Lemon meringue tart

Lemon meringue tart

Paris Pastry Club
Helen Cathcart

This tart is one of my sister’s favourite desserts. One day, when I was still in Paris working for Pierre Hermé, I told her how good his lemon curd was. And as soon as I landed back in the south of France, guess what she asked me to make?

Since that day, I’ve been making lemon meringue tarts by the dozen. At times for the restaurant, most of the time for my sister, and each time using Pierre Hermé’s lemon curd (or crémeux citron).

Yes, it’s that good. Creamy to the point of no return, it melts in your mouth with the perfume of freshly squeezed lemons.

The base is not a pastry tart case, as you might have thought, but a crumbly shortbread base which makes for the perfect balance of creamy and crunchy.

For the lemon shortbread


Quantity Ingredient
100g butter, diced
40g icing sugar
1 egg yolk from a hard-boiled egg, finely grated
2 lemons, zested
100g plain flour
2 tablespoons cornflour
1/2 teaspoon sea salt

For the lemon curd

Quantity Ingredient
200g caster sugar
3 lemons, finely grated zest
4 large eggs
180g freshly squeezed lemon juice
300g unsalted butter, cubed, at room temperature

For the lemon sponge

Quantity Ingredient
120g ground almonds
80g caster sugar
2 eggs
1 egg yolk
2 tablespoons cornflour
1 lemon, zested and juiced

For the Italian meringue

Quantity Ingredient
2 egg whites
185g caster sugar
5g dehydrated egg whites, (optional)
50g water


  1. First make the shortbread. Cream the butter, icing sugar, egg yolk and lemon zest for a few minutes. Add the flours and salt, and mix until the dough just comes together.
  2. Roll out the dough between 2 sheets of baking paper until it’s around 4 mm thick. Chill in the fridge for at least 30 minutes, or for up to 3 days.
  3. To make the lemon curd, rub the sugar and lemon zest together between your fingers in a large heatproof bowl until it is moist and aromatic. Whisk in the eggs followed by the lemon juice.
  4. Set the bowl over a pan of simmering water, stirring constantly with a spatula. Cook the lemon cream until it reaches 85°C. It will take a long time, so turn on the radio and stir away for around 20–30 minutes. As soon as it reaches temperature, remove the curd from the heat and allow to cool down to 60°C. Gradually incorporate the butter, whisking well after each addition.
  5. When all the butter has been added, blitz the lemon curd using an immersion blender for 8–10 minutes. It might sound long, but it will give the cream a too-smooth-to-be-true texture.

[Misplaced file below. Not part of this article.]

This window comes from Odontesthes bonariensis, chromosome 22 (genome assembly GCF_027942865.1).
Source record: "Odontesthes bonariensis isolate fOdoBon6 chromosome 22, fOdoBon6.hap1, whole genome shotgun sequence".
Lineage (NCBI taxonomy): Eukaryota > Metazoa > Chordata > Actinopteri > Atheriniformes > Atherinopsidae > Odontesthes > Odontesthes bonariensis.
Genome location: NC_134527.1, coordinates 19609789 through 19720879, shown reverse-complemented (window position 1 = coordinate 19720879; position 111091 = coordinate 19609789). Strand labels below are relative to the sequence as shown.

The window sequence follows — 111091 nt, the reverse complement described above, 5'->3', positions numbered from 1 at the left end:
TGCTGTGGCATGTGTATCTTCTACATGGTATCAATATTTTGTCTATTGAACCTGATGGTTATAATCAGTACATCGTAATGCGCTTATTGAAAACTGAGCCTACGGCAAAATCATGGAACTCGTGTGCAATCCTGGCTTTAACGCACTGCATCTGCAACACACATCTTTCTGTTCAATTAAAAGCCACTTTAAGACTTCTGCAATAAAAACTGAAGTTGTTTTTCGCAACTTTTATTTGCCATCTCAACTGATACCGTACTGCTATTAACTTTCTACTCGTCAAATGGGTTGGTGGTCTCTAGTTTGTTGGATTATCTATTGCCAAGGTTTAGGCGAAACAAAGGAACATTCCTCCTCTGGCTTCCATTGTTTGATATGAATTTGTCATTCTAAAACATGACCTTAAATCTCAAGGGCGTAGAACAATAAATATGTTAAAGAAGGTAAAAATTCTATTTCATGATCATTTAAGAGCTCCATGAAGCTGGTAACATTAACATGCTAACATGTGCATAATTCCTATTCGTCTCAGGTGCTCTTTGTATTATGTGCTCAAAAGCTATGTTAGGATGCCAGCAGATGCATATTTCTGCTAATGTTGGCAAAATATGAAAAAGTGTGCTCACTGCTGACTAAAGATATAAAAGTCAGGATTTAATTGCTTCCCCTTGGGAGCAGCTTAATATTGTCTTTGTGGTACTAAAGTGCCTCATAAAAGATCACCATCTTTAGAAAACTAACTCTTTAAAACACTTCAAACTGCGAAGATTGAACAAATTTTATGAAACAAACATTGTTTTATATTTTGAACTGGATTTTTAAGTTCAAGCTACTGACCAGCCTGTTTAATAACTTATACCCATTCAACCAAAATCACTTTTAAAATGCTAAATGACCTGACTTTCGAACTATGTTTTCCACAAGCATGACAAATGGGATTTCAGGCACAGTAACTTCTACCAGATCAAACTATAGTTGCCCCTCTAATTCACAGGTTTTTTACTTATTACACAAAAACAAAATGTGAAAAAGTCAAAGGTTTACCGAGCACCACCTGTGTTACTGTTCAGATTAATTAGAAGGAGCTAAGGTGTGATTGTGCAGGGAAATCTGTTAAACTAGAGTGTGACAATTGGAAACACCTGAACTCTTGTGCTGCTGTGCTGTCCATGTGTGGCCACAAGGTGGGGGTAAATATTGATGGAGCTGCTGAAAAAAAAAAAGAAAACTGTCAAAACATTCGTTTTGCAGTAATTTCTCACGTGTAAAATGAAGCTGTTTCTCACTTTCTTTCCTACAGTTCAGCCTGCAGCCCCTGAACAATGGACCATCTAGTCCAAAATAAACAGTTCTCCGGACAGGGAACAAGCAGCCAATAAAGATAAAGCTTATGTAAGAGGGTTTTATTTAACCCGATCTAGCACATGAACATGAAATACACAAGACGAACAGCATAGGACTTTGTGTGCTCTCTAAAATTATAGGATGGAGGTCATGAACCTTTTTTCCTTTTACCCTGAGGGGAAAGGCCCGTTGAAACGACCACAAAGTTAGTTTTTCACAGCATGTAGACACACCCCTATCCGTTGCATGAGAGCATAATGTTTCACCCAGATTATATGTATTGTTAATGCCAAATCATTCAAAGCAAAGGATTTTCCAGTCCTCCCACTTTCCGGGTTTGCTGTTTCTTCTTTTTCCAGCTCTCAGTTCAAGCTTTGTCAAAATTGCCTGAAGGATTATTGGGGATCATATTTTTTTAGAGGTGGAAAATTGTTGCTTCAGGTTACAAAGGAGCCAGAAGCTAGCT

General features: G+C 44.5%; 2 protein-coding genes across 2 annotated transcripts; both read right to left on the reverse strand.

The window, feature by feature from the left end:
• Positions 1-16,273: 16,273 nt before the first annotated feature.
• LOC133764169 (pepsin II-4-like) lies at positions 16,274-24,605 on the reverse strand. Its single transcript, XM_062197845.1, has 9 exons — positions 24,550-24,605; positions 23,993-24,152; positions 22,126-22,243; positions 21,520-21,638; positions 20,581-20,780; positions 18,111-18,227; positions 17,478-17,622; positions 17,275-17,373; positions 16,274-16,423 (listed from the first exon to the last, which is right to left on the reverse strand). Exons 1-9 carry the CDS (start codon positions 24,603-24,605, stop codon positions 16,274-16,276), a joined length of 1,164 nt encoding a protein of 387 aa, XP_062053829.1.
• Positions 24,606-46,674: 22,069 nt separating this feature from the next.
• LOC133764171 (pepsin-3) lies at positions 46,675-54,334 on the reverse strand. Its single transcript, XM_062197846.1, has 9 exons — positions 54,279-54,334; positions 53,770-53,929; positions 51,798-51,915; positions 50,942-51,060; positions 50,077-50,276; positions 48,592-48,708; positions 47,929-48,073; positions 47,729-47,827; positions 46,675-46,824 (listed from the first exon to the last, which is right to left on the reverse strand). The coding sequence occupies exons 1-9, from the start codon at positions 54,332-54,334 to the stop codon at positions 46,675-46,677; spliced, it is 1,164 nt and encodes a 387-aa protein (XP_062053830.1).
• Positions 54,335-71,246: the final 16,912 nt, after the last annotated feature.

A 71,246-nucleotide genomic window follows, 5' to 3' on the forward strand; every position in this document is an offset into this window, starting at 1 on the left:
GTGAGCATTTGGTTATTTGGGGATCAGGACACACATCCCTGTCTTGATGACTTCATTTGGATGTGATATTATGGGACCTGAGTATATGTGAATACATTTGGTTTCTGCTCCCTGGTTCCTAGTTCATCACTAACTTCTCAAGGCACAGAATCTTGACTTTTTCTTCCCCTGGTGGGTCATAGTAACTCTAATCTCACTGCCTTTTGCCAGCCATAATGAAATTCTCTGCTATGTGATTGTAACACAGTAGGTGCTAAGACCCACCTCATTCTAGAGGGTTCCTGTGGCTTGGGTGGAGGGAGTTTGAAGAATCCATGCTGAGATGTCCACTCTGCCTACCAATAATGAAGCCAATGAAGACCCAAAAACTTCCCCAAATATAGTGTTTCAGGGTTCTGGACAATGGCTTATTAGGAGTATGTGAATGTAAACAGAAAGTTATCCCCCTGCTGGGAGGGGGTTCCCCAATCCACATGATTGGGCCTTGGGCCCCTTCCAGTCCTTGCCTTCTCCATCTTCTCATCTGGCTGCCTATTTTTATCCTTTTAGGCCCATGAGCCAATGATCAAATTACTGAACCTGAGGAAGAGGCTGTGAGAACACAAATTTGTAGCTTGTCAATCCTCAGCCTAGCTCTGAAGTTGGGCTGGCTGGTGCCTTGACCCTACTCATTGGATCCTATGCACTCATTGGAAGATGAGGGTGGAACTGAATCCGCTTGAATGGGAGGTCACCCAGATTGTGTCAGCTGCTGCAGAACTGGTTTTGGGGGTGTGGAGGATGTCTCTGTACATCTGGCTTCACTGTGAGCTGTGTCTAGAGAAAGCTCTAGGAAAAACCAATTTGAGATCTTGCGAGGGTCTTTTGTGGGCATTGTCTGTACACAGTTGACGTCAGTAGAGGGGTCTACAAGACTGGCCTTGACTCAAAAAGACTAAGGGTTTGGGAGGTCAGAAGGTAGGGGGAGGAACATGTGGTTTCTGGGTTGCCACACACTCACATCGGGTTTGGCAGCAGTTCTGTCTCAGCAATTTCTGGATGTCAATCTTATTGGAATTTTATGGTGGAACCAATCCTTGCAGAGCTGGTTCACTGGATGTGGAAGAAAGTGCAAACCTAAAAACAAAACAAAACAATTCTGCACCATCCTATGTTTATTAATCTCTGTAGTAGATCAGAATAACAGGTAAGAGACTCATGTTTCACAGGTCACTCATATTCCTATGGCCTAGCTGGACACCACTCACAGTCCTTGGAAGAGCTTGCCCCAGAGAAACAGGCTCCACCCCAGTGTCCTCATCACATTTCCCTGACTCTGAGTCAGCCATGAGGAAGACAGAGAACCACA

6. Pour the curd into a container, lay clingfilm over the surface and refrigerate overnight, or for up to 3 days.
  7. On the day you’re planning to serve your tart, preheat the oven to 160°C and generously butter a 24 cm metal ring.
  8. Lift the shortbread onto a baking tray, remove the top piece of paper and bake for 18–24 minutes or until golden-brown. Remove from the oven and immediately press the tart ring onto the shortbread to cut through. Leave to cool slightly, then trim the excess shortbread, leaving the tart ring in place.
  9. While the shortbread base is cooling down, make the lemon sponge. Mix all the ingredients, except the lemon juice, in a large bowl until smooth. Transfer to a piping bag fitted with a 9 mm nozzle and pipe onto the shortbread in a spiral shape, starting from the centre and spiralling outwards to the edge.
  10. Bake for 8 minutes, then cool down completely and gently lift the ring off. Using 2 palette knives, transfer the tart to a large plate. It will be very crumbly and fragile so take care.
  11. Scrape the lemon cream into a plastic piping bag fitted with a 10 mm nozzle and pipe the lemon curd on the shortbread in a spiral, as with the sponge, but this time leave a 1 cm rim around the edge. Chill while you make the meringue.
  12. Whisk the egg whites with a pinch of salt in a stand-mixer on a slow speed until foamy, then add 35 g of the sugar, gradually increasing the speed until the mix holds soft peaks. Reduce the speed while you make the syrup.
  13. Heat the water and remaining sugar to 115°C in a small pan over a medium heat.
  14. With the mixer still on slow to medium speed, pour the boiling syrup down the sides of the bowl to mix with the egg whites. Increase the speed and whisk until the bowl no longer feels hot to the touch.
  15. Scrape the meringue into a plastic piping bag fitted with a 15 mm nozzle and pipe on top of the lemon curd. Smooth into curls and peaks with a small palette knife.
  16. Gently caramelise the meringue with a blowtorch.
  17. The lemon tart will keep for a day in the fridge but is definitely best eaten on the day it’s made.
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